The remedies for violations of section 526(a)(4), which are only civil, also reflect that the focus of that section is to preclude attorneys from advising clients to incur debt in order to abuse the bankruptcy system. The primary remedy for a violation of section 526(a)(4) is a civil action by the debtor or state attorney general to recover actual damages for the debtor. 11 U.S.C. § 526(c)(2)-(3). Actual damages, as well as restitution for any fees paid the violator by the debtor, and attorneys’ fees can be recovered by a debtor when a debt relief agency intentionally or negligently fails to comply with section 526, 527, or 528. Id. § 526(c)(2)(A). Furthermore, if the state has reason to believe that a debt relief agency has violated section 526, it may bring an action to enjoin the violation, bring an action on behalf of its residents to recover actual damages for debtors arising out of the violation, and can recover costs and attorneys’ fees from the debt relief agency if it is successful. Id. § 526(c)(3)(A)-(C).[FN 18] Under
a proceeding in bankruptcy.’) (emphasis added); Morgan v. Brundrett, 5 Barn. & Ad. 289, 296, 110 Eng. Rep. 798, 801 (K.B. 1833) (Parke, J.) (interpreting ‘in contemplation of bankruptcy’ to mean that ‘the payment or delivery must be with intent to defeat the general distribution of effects which takes place under a commission of bankruptcy.’); Fidgeon v. Sharpe, 5 Taunt. 539, 545-46, 128 Eng. Rep. 800, 802-03 (C.P. 1814) (Gibbs, C.J.) (An act made in contemplation of bankruptcy ‘must be intended in fraud of the bankrupt laws.’); cf. Buckingham v. McLean, 54 U.S. 151, 167, 13 How. 151, 14 L.Ed. 91 (1851) . . . id. at 169 (relying on English bankruptcy decisions as instructive authority on meaning of the former Bankrupt Act).” Milavetz, 541 F.3d at 799-800.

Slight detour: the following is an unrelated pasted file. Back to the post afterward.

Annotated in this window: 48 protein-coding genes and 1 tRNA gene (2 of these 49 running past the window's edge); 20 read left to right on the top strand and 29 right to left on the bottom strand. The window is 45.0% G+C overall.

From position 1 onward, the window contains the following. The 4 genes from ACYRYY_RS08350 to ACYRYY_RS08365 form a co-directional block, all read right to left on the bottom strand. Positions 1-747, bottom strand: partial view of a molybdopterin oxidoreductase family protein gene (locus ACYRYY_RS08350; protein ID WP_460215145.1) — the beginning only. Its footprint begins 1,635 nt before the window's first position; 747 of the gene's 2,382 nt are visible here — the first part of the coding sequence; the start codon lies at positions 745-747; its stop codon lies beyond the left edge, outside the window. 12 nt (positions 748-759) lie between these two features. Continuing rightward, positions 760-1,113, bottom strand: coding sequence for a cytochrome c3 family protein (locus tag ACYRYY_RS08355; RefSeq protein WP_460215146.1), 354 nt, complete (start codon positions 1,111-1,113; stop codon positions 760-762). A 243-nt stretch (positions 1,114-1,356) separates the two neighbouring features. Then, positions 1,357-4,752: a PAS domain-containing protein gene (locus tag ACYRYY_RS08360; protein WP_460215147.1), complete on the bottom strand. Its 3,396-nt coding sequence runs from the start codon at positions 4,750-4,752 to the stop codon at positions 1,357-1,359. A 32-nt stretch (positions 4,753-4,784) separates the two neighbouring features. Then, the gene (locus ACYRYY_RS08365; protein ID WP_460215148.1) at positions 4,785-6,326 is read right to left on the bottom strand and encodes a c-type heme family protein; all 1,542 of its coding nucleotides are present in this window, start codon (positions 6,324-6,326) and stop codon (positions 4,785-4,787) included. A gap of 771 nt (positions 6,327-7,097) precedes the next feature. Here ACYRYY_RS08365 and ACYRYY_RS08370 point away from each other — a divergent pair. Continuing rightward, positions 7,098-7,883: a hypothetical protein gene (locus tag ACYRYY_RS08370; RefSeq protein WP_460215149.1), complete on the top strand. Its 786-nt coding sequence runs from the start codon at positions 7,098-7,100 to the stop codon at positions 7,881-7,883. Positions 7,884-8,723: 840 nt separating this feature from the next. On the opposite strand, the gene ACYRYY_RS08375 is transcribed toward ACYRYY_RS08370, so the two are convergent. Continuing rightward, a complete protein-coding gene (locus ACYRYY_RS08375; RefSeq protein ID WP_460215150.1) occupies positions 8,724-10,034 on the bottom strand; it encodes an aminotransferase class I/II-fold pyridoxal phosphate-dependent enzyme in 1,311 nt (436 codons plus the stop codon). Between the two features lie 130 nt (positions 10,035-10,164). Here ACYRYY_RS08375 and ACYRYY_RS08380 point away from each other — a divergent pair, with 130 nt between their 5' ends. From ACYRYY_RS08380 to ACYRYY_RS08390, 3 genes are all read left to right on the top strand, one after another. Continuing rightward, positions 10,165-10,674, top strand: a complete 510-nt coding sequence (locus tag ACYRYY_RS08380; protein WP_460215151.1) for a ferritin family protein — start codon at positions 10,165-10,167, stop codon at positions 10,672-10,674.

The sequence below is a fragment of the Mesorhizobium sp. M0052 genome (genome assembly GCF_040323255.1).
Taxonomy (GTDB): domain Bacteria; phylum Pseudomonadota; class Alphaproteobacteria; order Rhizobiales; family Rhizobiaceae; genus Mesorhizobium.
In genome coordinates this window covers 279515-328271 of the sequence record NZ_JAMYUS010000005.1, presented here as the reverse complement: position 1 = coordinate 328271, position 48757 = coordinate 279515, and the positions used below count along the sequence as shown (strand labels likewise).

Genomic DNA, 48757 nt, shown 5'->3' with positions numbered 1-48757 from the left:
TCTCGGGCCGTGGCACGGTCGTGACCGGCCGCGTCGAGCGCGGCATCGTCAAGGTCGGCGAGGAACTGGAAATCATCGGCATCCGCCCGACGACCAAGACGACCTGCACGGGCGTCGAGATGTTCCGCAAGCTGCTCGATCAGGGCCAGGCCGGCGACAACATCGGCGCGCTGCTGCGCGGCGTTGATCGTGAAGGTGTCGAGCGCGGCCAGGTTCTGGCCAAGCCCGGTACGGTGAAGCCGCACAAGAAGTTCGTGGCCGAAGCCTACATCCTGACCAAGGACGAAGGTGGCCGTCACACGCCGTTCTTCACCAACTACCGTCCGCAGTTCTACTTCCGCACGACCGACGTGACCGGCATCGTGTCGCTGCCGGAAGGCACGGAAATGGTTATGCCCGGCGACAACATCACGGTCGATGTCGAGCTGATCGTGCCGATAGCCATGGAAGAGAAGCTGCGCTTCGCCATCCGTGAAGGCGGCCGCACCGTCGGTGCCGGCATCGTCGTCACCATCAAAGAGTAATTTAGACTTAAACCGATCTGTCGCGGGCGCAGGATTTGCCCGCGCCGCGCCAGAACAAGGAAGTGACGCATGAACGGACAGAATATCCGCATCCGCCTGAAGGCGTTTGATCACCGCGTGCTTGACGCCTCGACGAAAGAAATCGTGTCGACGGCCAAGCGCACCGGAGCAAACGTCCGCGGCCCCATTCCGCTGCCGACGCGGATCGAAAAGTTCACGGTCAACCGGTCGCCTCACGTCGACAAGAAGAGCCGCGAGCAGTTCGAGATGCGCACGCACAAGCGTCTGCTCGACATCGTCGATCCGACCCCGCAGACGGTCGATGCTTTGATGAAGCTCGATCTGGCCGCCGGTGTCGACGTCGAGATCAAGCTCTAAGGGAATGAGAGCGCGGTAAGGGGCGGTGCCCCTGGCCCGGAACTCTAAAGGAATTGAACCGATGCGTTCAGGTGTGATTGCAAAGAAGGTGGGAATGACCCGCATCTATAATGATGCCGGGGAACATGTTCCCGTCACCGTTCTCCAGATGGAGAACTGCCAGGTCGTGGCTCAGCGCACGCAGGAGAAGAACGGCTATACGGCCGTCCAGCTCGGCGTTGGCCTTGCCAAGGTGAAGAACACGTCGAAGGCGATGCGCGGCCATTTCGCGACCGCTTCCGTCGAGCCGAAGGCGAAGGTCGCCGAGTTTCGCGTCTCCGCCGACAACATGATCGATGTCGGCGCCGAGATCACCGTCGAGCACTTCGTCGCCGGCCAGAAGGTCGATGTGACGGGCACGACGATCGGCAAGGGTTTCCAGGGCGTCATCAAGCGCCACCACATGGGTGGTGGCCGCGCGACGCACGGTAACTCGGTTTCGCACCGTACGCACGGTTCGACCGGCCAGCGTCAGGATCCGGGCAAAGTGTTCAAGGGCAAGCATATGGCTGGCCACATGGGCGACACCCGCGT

[Footnote 18] 11 U.S.C. § 526(c)(2)-(3) provides:
section 526(c)(5), a bankruptcy court may impose an appropriate civil penalty or enjoin a violation if it finds intentional violations of the provisions or a clear and consistent practice of violations. Id. § 526(c)(5). Congress’s emphasis on actual damages for violations of section 526(a)(4) strongly suggests that Congress viewed that section as aimed at advice to debtors which if followed would have a significant risk of harming the debtor. This suggests that Congress only intended to prevent debt relief agencies from advising clients to incur debt before bankruptcy when doing so would be abusive, and thus have significant potential negative repercussions for the debtor such as dismissal of a petition or denial of discharge.